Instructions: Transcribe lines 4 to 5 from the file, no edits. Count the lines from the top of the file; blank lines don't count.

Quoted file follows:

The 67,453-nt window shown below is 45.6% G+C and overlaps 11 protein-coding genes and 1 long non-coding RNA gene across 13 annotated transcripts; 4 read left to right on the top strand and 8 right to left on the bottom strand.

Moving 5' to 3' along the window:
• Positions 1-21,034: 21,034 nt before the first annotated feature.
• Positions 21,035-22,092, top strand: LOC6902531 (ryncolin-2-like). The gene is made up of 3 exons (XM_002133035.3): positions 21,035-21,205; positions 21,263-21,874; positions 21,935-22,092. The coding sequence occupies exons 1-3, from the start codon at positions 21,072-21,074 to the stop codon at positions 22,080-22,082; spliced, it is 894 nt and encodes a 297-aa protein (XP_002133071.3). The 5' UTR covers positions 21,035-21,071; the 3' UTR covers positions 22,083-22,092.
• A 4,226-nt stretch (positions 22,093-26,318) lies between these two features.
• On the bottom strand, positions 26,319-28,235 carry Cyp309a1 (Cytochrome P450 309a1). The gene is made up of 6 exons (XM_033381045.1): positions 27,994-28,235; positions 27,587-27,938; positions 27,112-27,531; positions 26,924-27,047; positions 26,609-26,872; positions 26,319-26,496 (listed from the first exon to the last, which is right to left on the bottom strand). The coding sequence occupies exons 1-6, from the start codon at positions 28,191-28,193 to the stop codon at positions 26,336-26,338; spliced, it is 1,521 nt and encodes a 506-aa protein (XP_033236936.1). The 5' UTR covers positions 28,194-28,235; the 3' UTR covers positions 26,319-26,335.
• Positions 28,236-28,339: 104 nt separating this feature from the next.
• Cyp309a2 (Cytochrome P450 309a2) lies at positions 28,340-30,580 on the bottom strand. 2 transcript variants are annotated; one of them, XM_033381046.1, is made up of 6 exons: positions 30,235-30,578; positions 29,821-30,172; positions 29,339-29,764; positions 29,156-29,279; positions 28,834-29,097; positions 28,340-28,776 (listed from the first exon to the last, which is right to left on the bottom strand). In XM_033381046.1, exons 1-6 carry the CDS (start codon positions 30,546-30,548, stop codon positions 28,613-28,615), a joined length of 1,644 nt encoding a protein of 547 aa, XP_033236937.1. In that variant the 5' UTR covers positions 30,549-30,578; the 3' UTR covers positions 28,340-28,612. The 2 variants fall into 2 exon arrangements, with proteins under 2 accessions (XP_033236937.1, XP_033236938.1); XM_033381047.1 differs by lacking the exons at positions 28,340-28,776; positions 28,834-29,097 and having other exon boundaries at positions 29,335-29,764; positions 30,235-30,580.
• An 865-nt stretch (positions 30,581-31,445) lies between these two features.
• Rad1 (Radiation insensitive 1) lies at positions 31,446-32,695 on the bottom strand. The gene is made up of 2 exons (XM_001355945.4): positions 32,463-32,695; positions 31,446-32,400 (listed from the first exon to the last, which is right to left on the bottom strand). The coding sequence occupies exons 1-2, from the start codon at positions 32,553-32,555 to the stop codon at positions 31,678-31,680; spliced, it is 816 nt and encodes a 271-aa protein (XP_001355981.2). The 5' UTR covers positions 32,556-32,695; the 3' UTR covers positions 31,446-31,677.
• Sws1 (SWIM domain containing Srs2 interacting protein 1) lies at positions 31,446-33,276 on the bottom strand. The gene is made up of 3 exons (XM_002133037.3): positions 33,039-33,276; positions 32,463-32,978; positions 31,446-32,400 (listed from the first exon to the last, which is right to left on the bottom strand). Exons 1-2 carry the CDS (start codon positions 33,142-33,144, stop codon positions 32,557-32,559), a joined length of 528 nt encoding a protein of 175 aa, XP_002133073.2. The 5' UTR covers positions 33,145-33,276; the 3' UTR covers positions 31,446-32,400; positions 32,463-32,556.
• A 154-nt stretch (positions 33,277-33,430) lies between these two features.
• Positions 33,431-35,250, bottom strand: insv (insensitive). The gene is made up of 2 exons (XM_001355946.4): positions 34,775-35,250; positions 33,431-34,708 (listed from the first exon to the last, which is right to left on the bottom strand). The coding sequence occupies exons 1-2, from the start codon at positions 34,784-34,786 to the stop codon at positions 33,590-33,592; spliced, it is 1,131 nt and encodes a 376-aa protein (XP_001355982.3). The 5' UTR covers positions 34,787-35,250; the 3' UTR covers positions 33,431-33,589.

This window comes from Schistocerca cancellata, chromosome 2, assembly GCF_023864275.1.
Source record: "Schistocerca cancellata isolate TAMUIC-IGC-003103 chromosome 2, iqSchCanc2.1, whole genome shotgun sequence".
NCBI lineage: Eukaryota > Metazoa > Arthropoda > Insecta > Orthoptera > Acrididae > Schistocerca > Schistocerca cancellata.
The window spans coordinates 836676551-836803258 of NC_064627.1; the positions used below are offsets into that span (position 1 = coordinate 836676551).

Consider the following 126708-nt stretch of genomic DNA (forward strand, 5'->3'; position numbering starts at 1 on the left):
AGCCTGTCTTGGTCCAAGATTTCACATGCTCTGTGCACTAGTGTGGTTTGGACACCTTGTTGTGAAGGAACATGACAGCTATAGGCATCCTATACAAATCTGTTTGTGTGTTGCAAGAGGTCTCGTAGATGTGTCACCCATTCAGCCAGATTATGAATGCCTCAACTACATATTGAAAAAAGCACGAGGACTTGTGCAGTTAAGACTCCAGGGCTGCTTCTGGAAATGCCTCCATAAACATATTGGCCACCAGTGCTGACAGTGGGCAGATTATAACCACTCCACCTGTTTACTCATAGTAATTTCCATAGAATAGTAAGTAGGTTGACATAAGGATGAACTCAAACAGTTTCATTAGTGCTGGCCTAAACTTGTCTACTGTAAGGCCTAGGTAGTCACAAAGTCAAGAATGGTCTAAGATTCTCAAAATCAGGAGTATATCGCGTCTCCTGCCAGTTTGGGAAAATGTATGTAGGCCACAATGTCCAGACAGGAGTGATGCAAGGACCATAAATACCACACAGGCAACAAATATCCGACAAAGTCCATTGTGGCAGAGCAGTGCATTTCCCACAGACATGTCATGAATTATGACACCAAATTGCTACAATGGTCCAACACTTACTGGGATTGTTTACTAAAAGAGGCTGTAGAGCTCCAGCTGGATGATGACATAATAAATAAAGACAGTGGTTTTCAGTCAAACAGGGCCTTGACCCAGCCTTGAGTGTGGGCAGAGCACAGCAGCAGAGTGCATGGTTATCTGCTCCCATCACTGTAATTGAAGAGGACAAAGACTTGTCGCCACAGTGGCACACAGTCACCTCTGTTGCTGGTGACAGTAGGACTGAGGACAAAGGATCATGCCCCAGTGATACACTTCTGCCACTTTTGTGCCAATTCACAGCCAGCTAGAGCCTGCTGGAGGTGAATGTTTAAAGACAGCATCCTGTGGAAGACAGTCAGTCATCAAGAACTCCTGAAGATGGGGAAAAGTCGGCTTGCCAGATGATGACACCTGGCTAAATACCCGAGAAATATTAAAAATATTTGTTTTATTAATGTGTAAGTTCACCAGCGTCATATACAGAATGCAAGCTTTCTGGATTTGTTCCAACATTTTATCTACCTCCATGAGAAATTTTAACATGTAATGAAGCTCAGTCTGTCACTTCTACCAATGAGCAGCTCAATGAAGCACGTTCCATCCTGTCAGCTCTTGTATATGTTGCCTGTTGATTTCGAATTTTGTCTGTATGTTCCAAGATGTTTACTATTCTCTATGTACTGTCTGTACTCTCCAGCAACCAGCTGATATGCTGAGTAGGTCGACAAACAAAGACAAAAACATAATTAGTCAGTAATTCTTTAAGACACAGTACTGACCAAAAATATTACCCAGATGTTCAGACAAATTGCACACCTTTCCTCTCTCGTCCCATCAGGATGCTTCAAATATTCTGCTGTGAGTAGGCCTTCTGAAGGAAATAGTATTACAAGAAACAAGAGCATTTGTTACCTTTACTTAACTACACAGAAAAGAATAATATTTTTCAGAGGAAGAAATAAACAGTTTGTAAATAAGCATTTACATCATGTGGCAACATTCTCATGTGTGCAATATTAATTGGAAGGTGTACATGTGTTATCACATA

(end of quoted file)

• Positions 21,035-22,092, top strand: LOC6902531 (ryncolin-2-like). The gene is made up of 3 exons (XM_002133035.3): positions 21,035-21,205; positions 21,263-21,874; positions 21,935-22,092. The coding sequence occupies exons 1-3, from the start codon at positions 21,072-21,074 to the stop codon at positions 22,080-22,082; spliced, it is 894 nt and encodes a 297-aa protein (XP_002133071.3). The 5' UTR covers positions 21,035-21,071; the 3' UTR covers positions 22,083-22,092.
• A 4,226-nt stretch (positions 22,093-26,318) lies between these two features.